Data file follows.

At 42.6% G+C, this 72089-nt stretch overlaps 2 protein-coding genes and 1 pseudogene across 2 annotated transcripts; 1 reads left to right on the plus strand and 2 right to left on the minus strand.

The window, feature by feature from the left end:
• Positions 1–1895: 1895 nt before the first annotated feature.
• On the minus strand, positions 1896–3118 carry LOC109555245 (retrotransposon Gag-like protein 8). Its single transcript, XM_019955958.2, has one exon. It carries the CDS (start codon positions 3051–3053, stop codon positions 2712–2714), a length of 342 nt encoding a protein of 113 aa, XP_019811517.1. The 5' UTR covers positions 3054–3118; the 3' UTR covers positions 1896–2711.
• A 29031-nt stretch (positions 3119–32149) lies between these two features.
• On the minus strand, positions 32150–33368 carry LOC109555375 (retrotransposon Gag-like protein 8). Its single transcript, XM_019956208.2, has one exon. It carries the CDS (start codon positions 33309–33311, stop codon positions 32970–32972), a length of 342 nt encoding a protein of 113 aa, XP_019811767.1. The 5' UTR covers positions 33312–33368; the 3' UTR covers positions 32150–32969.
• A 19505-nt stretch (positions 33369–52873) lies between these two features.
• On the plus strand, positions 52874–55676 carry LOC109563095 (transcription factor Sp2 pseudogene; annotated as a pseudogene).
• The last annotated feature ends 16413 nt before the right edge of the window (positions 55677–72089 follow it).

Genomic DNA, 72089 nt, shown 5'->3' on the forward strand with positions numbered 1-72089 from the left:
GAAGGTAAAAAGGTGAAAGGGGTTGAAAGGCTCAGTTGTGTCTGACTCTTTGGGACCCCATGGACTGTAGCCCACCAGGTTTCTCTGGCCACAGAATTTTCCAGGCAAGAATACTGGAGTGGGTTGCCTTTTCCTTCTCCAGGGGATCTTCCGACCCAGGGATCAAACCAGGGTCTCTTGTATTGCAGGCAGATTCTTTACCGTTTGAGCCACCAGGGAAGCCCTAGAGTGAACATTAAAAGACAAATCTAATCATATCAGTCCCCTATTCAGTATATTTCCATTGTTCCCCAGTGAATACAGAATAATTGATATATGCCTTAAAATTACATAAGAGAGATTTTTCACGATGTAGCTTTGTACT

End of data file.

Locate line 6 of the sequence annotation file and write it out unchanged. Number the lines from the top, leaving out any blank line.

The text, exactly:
• On the minus strand, positions 32150–33368 carry LOC109555375 (retrotransposon Gag-like protein 8). Its single transcript, XM_019956208.2, has one exon. It carries the CDS (start codon positions 33309–33311, stop codon positions 32970–32972), a length of 342 nt encoding a protein of 113 aa, XP_019811767.1. The 5' UTR covers positions 33312–33368; the 3' UTR covers positions 32150–32969.